But I pushed that knee-jerk reaction aside and thought about it some more. Just because Offred doesn’t consider it rape, are we obliged to do the same? Offred clearly doesn’t want to consider herself a victim; she wants to maintain control of her body, her life, her mind. But what, really, was the choice she had, the alternative to having sex as a Handmaid? Possible torture and death, from what I can tell. This is exactly the kind of situation, the kind of dilemma, that we as a society consider rape all the time. Just because the torture and death aren’t immediate doesn’t make them any less real.
In any case, perhaps the semantics are irrelevant. The point is that no one should have to do what Offred has to do. The perverseness of the social order of the Republic of Gilead is well-established by the novel, and will stick with everyone who reads it for a long time.
I have been a fan of Cary Elwes in many roles, including his turn as a thief on Psych, and his role as a Robin Hood with an English accent. He has always seemed like a very charming man, and consequently his book is very charming. He comes across as very modest and gracious, (mostly) level-headed but with a spirit of joy in life.
I’ve never read a memoir from a film set before, so it was very interesting to me to learn not just about The Princess Bride, but how all movies are made in general. Shooting on location, training, stunts, cast interactions, the whole process. For example, the very first scene Elwes shot was the Fire Swamp, which involved setting Robin Wright (Buttercup)’s dress on fire, and then later practically improvising the stunt where Westley dives headfirst into the quicksand (he was originally just supposed to jump in feet-first). He also trained with fencing professional for months to be able to do the swordfight scene with Inigo. I was constantly telling my husband (also a fan) all these little tidbits I was learning as I went along.
The book also makes frequent use of perspectives from the other cast members (Fred Savage, Christopher Guest, Christopher Sarandon, Billy Crystal, Mandy Patinkin, Wallace Shawn, etc.), the director Rob Reiner, and the writer William Goldman (who also wrote the original book). Everything that everyone says just gives you a sense that they all had such a good time making this film, that they put so much love into it, and it has a very special place in their hearts. I think it really shows in the finished product. Because of this happy energy, it is a fun, light read, and because of the format of vignettes and anecdotes, it is very easy to pick up and put down if you don’t have much time for reading.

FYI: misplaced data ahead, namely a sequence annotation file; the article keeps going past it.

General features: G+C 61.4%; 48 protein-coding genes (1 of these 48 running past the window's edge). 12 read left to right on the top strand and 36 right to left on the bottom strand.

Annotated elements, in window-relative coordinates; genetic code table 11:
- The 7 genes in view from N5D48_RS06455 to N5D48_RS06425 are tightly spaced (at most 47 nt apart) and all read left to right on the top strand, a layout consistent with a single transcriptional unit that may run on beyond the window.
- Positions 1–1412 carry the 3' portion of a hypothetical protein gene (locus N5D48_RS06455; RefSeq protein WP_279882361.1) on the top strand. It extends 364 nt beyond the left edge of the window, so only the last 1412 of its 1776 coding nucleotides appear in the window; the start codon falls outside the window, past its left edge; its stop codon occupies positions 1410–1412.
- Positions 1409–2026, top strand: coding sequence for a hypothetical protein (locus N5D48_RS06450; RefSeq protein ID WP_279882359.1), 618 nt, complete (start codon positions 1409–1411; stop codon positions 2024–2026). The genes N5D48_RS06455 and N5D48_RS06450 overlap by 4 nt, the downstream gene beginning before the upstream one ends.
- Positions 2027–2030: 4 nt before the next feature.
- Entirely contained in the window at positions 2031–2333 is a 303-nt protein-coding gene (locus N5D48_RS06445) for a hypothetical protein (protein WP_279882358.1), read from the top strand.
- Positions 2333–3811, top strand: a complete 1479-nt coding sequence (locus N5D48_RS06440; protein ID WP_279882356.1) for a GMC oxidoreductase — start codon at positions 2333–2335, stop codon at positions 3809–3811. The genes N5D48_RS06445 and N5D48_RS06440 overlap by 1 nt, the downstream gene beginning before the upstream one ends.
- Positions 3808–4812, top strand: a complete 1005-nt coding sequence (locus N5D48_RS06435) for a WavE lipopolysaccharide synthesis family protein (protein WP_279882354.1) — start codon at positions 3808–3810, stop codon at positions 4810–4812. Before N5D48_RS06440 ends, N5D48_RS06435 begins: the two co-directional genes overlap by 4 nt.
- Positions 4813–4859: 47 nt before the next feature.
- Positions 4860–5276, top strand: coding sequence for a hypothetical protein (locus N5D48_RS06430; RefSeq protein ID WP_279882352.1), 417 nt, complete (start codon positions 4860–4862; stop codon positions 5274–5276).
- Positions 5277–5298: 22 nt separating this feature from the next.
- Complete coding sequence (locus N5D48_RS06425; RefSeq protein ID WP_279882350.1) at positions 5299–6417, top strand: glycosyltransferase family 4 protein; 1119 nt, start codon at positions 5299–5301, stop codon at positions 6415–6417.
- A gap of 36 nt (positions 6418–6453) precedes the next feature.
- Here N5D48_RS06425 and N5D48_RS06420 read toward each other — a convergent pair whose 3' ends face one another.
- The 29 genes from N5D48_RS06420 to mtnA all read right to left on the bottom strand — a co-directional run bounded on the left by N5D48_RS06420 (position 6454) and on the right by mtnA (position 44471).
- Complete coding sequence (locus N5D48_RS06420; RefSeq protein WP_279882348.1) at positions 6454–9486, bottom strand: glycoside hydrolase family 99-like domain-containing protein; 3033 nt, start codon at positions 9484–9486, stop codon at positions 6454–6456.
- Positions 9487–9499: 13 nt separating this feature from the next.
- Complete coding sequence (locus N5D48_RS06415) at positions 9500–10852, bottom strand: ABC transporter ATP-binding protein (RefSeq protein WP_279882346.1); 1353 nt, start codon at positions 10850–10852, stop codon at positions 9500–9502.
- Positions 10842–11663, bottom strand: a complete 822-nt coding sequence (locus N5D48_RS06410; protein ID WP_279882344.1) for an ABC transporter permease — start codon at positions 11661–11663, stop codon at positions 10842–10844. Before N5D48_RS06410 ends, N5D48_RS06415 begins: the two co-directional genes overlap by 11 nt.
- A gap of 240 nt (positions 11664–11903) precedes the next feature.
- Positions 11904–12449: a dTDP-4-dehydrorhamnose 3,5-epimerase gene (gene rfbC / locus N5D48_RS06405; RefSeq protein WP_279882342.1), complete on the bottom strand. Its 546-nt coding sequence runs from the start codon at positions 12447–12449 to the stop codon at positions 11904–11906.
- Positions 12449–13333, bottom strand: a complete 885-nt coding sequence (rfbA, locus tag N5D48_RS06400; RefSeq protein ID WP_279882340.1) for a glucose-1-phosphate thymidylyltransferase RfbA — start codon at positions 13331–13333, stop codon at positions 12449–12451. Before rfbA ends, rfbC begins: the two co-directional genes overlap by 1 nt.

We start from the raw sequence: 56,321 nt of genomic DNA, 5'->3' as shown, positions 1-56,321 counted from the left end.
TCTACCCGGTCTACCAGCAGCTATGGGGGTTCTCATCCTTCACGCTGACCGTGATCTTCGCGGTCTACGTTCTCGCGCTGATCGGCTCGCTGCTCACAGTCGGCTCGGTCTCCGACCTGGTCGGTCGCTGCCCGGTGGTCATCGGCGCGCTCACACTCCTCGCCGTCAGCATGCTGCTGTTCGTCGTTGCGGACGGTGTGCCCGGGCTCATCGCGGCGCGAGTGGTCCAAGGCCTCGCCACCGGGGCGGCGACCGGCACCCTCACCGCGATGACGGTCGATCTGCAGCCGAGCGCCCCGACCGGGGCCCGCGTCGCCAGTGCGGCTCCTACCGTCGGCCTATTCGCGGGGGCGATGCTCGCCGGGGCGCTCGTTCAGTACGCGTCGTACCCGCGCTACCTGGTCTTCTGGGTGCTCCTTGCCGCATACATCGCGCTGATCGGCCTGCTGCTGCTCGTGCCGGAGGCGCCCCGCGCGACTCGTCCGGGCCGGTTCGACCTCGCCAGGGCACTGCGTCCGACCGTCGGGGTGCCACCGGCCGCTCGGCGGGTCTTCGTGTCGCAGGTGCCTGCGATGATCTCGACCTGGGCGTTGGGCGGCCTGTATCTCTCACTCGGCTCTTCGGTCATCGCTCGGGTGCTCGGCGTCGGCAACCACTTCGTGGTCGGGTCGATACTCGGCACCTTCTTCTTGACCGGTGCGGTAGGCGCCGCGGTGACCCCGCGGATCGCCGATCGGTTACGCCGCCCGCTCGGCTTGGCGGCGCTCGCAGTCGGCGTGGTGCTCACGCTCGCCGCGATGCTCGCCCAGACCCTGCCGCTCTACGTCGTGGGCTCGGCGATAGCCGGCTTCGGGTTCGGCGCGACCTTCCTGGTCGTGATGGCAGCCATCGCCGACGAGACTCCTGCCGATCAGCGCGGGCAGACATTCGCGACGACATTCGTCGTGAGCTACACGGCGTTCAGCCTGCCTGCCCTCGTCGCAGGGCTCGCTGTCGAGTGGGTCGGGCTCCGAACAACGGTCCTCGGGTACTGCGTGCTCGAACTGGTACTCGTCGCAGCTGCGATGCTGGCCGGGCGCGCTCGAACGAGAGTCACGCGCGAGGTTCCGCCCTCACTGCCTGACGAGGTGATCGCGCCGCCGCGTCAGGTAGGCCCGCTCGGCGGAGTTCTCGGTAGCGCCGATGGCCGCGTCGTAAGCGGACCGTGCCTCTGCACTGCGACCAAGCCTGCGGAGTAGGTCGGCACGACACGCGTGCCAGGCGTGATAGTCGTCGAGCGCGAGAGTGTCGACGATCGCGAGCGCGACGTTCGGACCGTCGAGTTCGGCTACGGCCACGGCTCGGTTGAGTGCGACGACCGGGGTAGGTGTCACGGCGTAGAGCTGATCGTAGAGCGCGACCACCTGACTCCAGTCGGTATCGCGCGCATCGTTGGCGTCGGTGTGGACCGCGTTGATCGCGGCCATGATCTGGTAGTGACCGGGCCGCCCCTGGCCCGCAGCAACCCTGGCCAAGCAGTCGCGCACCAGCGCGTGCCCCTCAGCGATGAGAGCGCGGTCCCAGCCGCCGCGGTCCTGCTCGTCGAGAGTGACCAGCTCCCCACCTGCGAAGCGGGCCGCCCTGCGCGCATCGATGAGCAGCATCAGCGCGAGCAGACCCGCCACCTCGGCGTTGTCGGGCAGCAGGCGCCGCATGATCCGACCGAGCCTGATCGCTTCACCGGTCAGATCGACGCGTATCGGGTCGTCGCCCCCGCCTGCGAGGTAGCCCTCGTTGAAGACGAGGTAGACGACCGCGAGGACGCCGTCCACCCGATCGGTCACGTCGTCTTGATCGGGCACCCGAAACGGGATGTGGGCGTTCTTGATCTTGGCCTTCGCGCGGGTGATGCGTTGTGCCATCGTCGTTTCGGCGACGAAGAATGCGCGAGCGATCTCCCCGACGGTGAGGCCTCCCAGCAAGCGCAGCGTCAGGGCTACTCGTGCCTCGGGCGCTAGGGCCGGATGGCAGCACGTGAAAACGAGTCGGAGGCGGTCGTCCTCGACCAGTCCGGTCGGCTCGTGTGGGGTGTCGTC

The book covers many of the famous scenes from the movie, as well as some behind-the-scenes things, and it even covers a little of the release of the movie. I always kind of figured The Princess Bride was considered a “cult classic,” because I had never heard of it until I was in high school, and the book outlines why this is. Upon its release, the studio had trouble marketing it, apparently because of the mix of genres, and though the initial audience reaction was great, the movie basically flopped. But once it started making its way onto VHS and getting spread by word of mouth, its popularity picked up,eventually becoming such that the cast had a 25th anniversary reunion screening at the Lincoln Center in 2012. The movie is now thirty years old and just as popular as ever.
I think this book will definitely change the way I see the movie the next time I watch it. I will now never be able to NOT think about the fact that Westley is actually getting knocked out by Count Rugen (no acting required!) and that he had a broken toe in some scenes, etc. It does kinda pull the veil of movie magic back a bit, but I still find it entertaining, just in a different way.
Reading the memoir also inspired me to start reading the original novel, which I am also really enjoying. Even just getting through the author’s forward is an entertaining journey.
Next time on GNBC we will switch back to fiction, so keep an eye out for a new pick soon.